Brief on Iran

Brief on Iran (BOI) – 172

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Iran- Human Rights (Women, Minorities, Ethnics)

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Iran’s Election

Crimes Against Humanity in Iran Thrust Into Limelight With Raisi’s Presidential Bidimge-2
Center of Iran Human Rights

April 14, 2017-The candidacy in Iran’s upcoming presidential election of Ebrahim Raisi, who played a leading role in crimes against humanity during the 1980s, is a serious setback for a country striving to rejoin the international community.
In 1988, Raisi was part of a four-man commission that implemented the extrajudicial executions of thousands of political prisoners. Current President Hassan Rouhani, Raisi, and the former President Mahmoud Ahmadinejad are considered at present to be the most serious contenders for the presidency, which will be decided in Iran’s elections on May 19.
“A man who should be on trial for the most heinous crime in contemporary Iranian history, is instead seeking the presidency,” said Hadi Ghaemi, the executive director of the Center for Human Rights in Iran (CHRI).
“Allowing him to run for president is yet another grievous wound for the families who unjustly lost their loved ones in 1988,” he added.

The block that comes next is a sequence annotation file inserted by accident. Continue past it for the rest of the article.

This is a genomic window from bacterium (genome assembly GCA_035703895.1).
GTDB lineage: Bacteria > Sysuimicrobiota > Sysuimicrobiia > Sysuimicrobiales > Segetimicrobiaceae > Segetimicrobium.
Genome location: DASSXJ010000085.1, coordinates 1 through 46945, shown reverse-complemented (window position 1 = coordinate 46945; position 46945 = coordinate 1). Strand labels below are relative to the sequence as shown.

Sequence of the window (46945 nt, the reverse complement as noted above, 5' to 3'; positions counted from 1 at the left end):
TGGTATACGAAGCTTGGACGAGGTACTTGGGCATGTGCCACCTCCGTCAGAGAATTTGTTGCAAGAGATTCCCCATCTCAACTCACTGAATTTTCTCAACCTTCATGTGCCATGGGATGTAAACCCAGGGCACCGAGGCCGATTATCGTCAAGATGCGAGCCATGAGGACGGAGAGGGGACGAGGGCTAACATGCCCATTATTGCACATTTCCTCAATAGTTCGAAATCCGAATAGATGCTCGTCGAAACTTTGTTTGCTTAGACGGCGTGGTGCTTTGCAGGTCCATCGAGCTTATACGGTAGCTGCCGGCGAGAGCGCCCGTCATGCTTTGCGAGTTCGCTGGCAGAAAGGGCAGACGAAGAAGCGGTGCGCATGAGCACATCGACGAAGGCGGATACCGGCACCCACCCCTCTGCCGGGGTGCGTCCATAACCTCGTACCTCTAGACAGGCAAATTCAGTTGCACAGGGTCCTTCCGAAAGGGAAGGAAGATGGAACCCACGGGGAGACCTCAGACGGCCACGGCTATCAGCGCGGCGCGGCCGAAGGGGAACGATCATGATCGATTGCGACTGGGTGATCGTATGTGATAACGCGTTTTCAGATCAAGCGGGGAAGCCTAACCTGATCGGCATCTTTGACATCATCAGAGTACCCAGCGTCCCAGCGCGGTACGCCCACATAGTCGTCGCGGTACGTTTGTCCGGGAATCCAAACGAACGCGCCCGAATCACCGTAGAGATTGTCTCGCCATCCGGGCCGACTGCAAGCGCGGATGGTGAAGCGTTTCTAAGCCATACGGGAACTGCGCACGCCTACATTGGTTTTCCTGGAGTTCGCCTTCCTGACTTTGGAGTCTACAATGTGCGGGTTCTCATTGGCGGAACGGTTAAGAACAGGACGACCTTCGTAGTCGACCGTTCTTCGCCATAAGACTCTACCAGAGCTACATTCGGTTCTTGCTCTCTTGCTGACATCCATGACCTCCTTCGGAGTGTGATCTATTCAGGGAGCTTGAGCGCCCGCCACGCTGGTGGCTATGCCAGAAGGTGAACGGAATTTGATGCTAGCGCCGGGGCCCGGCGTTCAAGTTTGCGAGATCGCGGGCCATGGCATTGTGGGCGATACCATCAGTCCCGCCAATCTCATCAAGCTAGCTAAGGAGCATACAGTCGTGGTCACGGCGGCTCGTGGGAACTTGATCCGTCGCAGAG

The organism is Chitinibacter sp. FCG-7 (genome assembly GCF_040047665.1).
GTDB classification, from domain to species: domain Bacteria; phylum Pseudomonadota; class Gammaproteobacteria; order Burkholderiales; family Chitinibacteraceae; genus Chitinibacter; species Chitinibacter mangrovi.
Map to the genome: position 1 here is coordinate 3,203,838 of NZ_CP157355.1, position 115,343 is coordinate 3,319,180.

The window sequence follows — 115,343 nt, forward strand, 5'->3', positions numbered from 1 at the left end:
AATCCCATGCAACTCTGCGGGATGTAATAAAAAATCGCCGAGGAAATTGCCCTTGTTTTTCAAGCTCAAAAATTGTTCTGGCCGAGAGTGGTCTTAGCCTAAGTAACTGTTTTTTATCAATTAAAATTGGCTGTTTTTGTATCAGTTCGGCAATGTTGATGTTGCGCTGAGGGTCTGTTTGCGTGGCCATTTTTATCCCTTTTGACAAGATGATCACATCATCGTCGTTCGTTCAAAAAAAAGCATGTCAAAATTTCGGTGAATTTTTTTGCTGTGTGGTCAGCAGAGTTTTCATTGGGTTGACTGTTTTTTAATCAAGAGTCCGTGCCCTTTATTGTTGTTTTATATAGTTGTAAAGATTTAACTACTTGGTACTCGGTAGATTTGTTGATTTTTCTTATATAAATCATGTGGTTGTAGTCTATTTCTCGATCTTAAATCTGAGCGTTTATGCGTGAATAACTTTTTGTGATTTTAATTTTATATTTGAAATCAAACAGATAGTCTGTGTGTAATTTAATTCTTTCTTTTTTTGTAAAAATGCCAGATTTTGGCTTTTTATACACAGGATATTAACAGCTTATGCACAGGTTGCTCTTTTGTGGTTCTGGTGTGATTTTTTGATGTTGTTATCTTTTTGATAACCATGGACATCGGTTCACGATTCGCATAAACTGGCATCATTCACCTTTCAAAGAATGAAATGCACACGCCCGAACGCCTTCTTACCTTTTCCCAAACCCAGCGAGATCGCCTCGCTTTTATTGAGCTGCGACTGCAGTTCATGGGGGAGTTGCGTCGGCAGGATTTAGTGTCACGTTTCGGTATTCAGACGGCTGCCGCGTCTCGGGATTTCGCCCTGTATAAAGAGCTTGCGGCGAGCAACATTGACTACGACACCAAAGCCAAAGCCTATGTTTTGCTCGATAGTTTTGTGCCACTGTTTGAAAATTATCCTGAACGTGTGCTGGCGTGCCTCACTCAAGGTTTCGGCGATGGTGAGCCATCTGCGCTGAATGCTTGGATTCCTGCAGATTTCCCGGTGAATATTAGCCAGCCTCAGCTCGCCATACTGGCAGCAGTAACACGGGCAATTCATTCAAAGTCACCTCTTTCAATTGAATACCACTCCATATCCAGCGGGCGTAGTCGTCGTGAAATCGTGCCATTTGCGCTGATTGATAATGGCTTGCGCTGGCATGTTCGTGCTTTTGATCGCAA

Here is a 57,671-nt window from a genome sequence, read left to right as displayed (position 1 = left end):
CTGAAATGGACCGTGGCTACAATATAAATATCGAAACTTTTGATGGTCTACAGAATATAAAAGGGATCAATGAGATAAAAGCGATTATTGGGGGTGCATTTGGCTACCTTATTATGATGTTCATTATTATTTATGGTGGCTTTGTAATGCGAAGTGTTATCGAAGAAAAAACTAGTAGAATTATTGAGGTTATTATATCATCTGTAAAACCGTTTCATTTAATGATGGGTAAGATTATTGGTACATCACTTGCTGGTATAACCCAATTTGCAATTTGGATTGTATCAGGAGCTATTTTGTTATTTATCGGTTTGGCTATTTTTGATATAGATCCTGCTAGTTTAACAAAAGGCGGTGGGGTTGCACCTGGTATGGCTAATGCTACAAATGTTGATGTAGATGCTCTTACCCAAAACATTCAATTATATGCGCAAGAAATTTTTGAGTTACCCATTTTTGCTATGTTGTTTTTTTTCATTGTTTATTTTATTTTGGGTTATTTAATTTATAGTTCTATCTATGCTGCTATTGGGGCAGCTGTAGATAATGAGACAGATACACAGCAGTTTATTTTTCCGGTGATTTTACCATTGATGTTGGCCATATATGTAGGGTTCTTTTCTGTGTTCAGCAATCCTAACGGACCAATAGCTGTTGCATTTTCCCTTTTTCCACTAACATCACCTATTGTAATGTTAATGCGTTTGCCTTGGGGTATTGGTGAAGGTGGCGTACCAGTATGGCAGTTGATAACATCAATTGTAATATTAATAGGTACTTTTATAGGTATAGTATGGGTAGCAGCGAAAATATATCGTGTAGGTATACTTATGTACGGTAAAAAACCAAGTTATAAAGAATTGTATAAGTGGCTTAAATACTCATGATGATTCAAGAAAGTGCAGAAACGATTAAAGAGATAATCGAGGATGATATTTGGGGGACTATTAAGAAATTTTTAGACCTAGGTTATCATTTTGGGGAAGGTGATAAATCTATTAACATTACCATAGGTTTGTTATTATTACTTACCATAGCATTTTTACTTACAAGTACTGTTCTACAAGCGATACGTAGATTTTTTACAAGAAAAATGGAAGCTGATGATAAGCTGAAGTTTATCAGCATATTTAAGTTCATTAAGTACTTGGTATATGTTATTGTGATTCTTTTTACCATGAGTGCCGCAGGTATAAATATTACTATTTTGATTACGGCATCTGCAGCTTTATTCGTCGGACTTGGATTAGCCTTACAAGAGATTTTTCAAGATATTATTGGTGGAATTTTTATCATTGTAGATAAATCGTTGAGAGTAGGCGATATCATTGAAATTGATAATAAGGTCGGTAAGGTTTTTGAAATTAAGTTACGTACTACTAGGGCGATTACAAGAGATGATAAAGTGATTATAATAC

Thousands of political prisoners were executed in Iran that year after facing what came to be known as the “death committee,” which decided whether the prisoners would live or die based on their perceived loyalty to the Islamic Republic.

Iran: Man Hanged in Publicimge-3
Iran Human Rights

Iran Human Rights (APR 13 2017): A prisoner who was sentenced to death on six counts of murder charges was hanged in publicin the city of Arak (Markazi province).
According to a report by the Iranian state-run media, ISNA, the execution was carried out on Thursday April 13 in front of a crowd of people. The report identifies the prisoner as Abbas Sahraei, 27 years of age. Mr. Sahraei was reportedly arrested about three months ago and sentenced to death in a hasty judicial process.
IHR is deeply worried that Abbas Sahraei did not receive a fair trial that meets international standards. Iran is among the very few countries in the world still carrying out executions in public. “We call on Iran’s dialogue partners to push for an end to this practice,” says Mahmood Amiry-Moghaddam, spokesperson for Iran Human Rights.
IHR has obtained a video clip of the execution being carried out. View it here (viewer discretion is advised).

EU Prolongs Sanctions on Iran Over Human Rights Violationsimge-4
US News